Synapse Serverless SQL Pool - Performance and cost optimization with partitioning
Published Nov 10 2022 04:12 AM 5,124 Views
Why Partitions ?
Because it optimizes your per-query amount of data processed, it reduces cost and improve performance
Serverless is billed based on Data processed, and Data processed consists of:
  1. Amount of data read from storage. This amount includes:
    1. Data read while reading data.
    2. Data read while reading metadata (for file formats that contain metadata, like Parquet).
  2. Amount of data in intermediate results. This data is transferred among nodes while the query runs. It includes the data transfer to your endpoint, in an uncompressed format.
  3. Amount of data written to storage. If you use CETAS to export your result set to storage, then the amount of data written out is added to the amount of data processed for the SELECT part of CETAS.
The amount of data processed is rounded up to the nearest MB per query. Each query has a minimum of 10 MB of data processed.

You can instruct serverless SQL pool to query particular folders and files. Doing so reduces the number of files and the amount of data the query needs to read and process. An added bonus is that you'll achieve better performance and save money.
Here you can find all the details about cost management.
What a partitioned folder looks like?
Imagine we have multiple parquet files containing sales data, one parquet file for each month in each year since 2001. This folder might be organized like this:
and the parquet file contains the data for the entire month. 
Read partitioned data using Synapse Serverless SQL Pool
In our scenario, Parquet files in the dataset do not expose the YEAR and MONTH columns, they only contain the ORDERDATEKEY in the format yyyymmdd. We want to query the files and filter them by ORDERDATEKEY = 20220119

And here the amount of data processed (We pay for it)
This query processed 47MB but the file for Jan 2022 is about 8.2 MB only. 
This means the query processed the entire dataset and didn't benefit at all by partitions. 
To reduce the amount of data processed, excluding unuseful partitions, we have to point the proper folders (Year and Month) by using the filepath T-SQL function
the amount of data processed decreased and, as a side effect, improved performance and reduced the cost per-query.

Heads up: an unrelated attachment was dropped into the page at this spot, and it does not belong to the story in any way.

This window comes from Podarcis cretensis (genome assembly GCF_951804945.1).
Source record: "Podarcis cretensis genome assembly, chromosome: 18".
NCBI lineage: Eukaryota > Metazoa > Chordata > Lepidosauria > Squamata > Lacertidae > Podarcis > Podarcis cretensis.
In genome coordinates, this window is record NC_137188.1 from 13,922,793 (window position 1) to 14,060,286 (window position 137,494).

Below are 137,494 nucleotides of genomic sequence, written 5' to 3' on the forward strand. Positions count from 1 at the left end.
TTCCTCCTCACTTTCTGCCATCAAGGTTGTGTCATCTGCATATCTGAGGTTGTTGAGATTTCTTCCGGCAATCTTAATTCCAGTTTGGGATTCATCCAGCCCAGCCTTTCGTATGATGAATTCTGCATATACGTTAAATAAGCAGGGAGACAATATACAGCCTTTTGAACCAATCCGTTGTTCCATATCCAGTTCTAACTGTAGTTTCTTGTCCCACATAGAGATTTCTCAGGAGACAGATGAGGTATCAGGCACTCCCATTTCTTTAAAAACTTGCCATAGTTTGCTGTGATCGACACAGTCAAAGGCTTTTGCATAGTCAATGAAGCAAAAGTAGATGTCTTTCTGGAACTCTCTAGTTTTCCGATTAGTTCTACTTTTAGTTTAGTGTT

Unfortunately, filepath and filename T-SQL functions cannot be used to define an external table (useful to create a Logical Datawarehouse); if you define an external table over a partitioned dataset, Synapse Serverless SQL Pool is not able to benefit from it, it will always read the entire bunch of files.
But you can create a View to expose the YEAR and MONTH columns by leveraging the filepath and filename functions.

here the data processed

In this scenario I did create the partitioned dataset naming the folder "YEAR=yyyy" and "MONTH=mm". When filtering data through the view we have to provide the real names of the year and month folders, which is not elegant in the T-SQL code.
But Synapse Spark can benefit from this notation and can expose the table in Synapse Serverless SQL Pool through shared metadata, it means we could filter by [YEAR] and [MONTH], just specifying the values (2022 and 1) since Spark "translate" the folder structure into fields. 
To use this approach, we need to create a Spark Pool and a Spark Notebook.
Bear in mind, in this case you need to create the database and all its tables using Spark notebook, and no changes will be permitted through DDL command from Synapse Serverless. (No ALTER, CREATE, DROP for the objects) All DDL commands must be executed through Spark.

Now we can query the dataset by filtering by [YEAR] = 2022 AND [MONTH] = 1, no need to use the filepath function in this case,


That's all.
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‎Nov 10 2022 05:55 AM
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